For years, Indian pictographs in Texas were all but inaccessible. Then, in 1979, Seminole Canyon State Historical Park opened, offering walking tours to two caches of Archaic paintings. And in 1987 High Bridge Adventures started boat tours on Amistad International Reservoir near Del Rio, making available by water two shelters that could not be reached by land. Between the park and the boat tour, you can devise a splendid one- or two-day Indian rock art vacation.
The two-mile, ninety-minute guided tour through the park starts at the visitors’ center and descends 250 feet by stairs and over rocks to the bottom of Seminole Canyon. At Fate Bell Shelter and Fate Bell Annex, you can look back four thousand years in time. The dozens of stubby, often-faint stick men, birds, deer, centipedes and shamans daubed on the walls have a stolid dignity — and a sense that life and death were full of mysteries that could be delineated but never precisely defined. (Incidentally, the temperature on the canyon floor can reach 115 degrees in July and August, so wear a heat and sunscreen. The going is strenuous enough to tucker out a child under five.)
The indispensable second part of the rock art experience is High Bridge Adventures’ three-hour pontoon-boat excursion to two shelters, including the inimitable Panther Cave.* Manuel and Inez Hardwick are fine hosts and provide an informative running commentary. The trip will leave you feeling pensive, exhilarated, and very lucky to have seen these wonders before time erases them completely. by Patricia Sharpe
Seminole Canyon State Historical Park, on U.S. 90, 9 miles west of Comstock (915/292-4495). $2 a car; camping $6 and $9 night. Visitors’ center open daily 8-5pm; pictographs accessible only by tour Wed-Sun at 10am and 3pm. High Bridge Adventures, Comstock (915/292-4495). Tours by appointment for groups of 2-6, $20 per person. *In the event the boat tours are not running due to low lake levels, High Bridge conducts a 6 hour tour by shuttle, bringing visitors to foot trails by which the aforementioned shelters can be accessed. Accommodations available at Amistad Lodge (512/775-8591; double $35) and Lakeview Inn (800/344-0109 or 512/775-9521; double $39), both on U.S. 90 about 20 miles east of Comstock.
The Excelsior House—Where Yin Meets Yang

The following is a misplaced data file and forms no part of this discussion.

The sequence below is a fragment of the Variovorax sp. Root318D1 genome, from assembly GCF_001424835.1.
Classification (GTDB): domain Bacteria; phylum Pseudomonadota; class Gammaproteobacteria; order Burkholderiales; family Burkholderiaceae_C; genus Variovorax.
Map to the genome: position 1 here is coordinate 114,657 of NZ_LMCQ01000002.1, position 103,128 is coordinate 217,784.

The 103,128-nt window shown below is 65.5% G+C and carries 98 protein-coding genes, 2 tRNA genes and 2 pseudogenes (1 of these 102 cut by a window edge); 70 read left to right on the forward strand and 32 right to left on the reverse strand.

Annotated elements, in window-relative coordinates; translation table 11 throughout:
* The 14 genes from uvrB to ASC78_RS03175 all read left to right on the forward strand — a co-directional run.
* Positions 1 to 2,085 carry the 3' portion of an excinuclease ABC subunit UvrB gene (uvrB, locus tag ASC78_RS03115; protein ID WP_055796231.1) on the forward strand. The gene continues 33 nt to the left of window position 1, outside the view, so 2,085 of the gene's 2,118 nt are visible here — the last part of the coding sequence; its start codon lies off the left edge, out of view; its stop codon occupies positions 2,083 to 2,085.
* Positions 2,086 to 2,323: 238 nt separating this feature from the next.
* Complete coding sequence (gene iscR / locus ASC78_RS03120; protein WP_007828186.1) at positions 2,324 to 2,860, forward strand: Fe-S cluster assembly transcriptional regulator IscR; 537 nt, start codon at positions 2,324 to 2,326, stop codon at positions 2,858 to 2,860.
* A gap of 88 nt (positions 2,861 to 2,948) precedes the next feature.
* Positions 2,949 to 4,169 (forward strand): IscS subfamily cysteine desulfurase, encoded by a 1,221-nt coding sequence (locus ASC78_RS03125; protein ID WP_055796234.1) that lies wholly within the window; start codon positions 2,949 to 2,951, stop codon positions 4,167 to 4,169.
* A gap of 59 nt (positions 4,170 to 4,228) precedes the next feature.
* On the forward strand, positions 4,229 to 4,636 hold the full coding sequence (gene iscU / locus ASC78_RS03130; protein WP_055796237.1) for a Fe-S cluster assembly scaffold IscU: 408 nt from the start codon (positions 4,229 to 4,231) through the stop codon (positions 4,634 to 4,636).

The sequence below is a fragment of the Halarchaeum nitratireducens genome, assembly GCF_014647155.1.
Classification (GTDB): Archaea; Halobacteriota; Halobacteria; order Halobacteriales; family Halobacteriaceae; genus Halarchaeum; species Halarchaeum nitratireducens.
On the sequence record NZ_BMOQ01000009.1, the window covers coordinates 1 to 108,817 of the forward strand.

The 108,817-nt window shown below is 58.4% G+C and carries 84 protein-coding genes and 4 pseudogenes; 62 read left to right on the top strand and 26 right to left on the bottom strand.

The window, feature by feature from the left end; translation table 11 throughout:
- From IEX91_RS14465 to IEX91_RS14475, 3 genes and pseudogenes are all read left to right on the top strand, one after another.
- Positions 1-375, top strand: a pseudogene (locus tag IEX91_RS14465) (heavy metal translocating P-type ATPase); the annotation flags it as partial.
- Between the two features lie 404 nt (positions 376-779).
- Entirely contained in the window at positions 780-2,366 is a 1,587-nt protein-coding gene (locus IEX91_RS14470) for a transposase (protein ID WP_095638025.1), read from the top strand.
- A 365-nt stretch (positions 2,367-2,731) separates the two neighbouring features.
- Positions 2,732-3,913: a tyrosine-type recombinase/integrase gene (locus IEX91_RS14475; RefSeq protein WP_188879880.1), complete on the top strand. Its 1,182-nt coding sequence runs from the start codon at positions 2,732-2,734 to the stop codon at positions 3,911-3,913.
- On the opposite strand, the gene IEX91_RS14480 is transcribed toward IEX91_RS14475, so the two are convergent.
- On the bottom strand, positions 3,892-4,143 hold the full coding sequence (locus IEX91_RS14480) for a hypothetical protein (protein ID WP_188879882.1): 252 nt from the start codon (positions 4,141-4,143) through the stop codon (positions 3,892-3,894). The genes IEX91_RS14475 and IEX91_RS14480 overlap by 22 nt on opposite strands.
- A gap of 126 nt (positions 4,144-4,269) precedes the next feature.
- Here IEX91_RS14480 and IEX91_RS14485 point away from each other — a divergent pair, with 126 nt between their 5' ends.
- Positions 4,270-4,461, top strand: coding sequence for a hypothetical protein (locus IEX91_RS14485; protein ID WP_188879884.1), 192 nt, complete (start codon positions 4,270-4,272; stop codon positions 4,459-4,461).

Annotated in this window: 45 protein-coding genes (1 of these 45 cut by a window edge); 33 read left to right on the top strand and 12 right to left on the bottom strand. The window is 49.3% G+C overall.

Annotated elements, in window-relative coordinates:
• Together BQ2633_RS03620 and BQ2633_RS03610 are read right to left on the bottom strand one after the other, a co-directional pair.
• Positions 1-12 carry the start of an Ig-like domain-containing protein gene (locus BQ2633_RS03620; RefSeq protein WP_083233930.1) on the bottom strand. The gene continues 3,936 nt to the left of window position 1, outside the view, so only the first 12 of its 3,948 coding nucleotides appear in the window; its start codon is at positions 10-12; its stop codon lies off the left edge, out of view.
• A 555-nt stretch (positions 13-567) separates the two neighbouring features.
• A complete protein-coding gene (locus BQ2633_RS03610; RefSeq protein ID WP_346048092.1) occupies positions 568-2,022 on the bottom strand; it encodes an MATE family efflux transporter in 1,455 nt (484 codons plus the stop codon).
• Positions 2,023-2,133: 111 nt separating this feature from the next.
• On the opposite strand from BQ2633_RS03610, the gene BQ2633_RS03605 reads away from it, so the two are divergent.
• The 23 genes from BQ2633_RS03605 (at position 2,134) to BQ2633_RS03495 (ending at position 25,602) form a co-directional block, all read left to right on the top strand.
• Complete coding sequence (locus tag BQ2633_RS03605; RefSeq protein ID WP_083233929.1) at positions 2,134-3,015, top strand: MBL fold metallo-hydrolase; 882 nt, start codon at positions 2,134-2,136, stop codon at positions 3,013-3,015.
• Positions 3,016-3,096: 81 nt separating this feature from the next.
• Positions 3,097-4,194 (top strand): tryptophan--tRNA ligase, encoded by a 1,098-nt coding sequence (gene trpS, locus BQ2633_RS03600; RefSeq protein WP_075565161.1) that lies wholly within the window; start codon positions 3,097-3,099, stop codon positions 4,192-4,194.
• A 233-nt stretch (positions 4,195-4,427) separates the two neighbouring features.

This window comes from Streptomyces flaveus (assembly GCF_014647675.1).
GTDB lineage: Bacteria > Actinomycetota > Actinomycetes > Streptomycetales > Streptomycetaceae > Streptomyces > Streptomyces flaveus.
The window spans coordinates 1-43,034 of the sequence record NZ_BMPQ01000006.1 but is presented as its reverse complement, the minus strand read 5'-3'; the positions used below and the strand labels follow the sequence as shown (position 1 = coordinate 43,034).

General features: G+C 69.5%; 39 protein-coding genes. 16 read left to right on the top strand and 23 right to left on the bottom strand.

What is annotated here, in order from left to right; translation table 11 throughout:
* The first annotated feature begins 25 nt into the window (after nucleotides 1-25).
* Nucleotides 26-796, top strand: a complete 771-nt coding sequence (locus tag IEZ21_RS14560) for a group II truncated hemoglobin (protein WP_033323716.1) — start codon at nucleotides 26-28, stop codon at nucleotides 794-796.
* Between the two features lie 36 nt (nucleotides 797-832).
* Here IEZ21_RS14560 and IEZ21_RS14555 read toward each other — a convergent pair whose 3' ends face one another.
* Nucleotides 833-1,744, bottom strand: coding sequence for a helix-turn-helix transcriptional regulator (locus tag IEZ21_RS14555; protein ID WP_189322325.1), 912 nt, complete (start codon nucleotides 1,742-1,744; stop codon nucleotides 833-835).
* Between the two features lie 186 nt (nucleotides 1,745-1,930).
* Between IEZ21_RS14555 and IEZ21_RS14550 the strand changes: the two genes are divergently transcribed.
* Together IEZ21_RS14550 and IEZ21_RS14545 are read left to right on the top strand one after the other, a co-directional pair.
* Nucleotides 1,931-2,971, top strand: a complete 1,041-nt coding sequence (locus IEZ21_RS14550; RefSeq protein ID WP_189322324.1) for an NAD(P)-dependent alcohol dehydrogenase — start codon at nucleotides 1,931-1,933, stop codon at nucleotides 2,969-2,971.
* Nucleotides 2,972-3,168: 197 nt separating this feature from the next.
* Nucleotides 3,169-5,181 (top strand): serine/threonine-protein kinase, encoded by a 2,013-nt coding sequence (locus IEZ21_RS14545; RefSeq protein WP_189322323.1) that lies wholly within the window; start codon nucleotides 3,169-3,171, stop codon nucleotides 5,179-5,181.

A guest need spend only one night in the historic Excelsior House in Jefferson to realize that the seventy good ladies of the Jessie Allen Wise Garden Club are skilled at more than tending flowers. If they run their own bedroom the way they operate the Excelsior House, they are the most accomplished mistresses of seduction in Texas.
The Excelsior House, which was built in the 1850’s, when Jefferson was a thriving riverboat town, is one of those bumpy old hotels filled with chandeliers, antiques, and magnolia blossoms floating in cut glass—the kind of place women love and men loathe. But the ladies of the garden club, which bought the hotel in 1961, have avoided the pitfalls that normally afflict bed-and-breakfast romance. The Excelsior House is neither too swishy (the Seth porcelain is there, but it’s not in your face) nor too earthy (you won’t find any oat-bran muffins here).
Instead, it is a yin-yang experience, a perfect balance of male and female energies. For men, it offers thick walls, strong water pressure, firm mattresses, remote-control televison, and scrambled eggs served with quarter-inch-thick pieces of country ham, biscuits, and homemade preserves. Conversely, it’s crammed with antiques only a woman could love (a rocking chair that folds out to make a cradle) and certain irresistable details such as tall pale-pink vases once owned by Lady Bird Johnson’s parents. Even the breakfast menu contains a bow to women: In addition to biscuits, there are bite-size orange-blossom muffins.
The best of the fourteen rooms is the Diamond Bessie Suite, which rents for only $95 a night. You can’t beat the Excelsior’s management strategy: low rates, high quality, and—incidentally—a nicely tended garden. by Jan Jarboe
The Excelsior House, 211 W. Austin, Jefferson (903-665-2513; firstname.lastname@example.org; $65-$100).
For more on Jefferson, go to Genial Jefferson.
As most of us know, Caddo Lake is Texas’ only naturally formed lake, created from either an earthquake or a logjam on the Red River almost two hundred years ago. Nearly everyone who has gazed at its still waters, bordered by stately cypress trees draped with Spanish moss, would certainly argue that Caddo Lake is the prettiest lake in the state. But darn few realize that Caddo is also one of the region’s top spots for warm-water fly-fishing. That would be a credit to the chain pickerel—found nowhere else in this neck of the Piney Woods—a muskellunge that looks exactly how you’d expect a fish living in a primordial swamp to look. The fish is an aggressive striker that gives avid fly-fishermen like Secretary of State fits, which merely underscores Caddo’s status as the grande dame of Texas lakes. by Joe Nick Patoski
Caddo Lake, 15 miles northeast of Marshall (903-679-3351). $2 entrance fee. Campsites $8-$12.
Take a tour with the Caddo Lake Steamboat Company (903-665-1665).
For information on the nearby town of Jefferson, go to Genial Jefferson.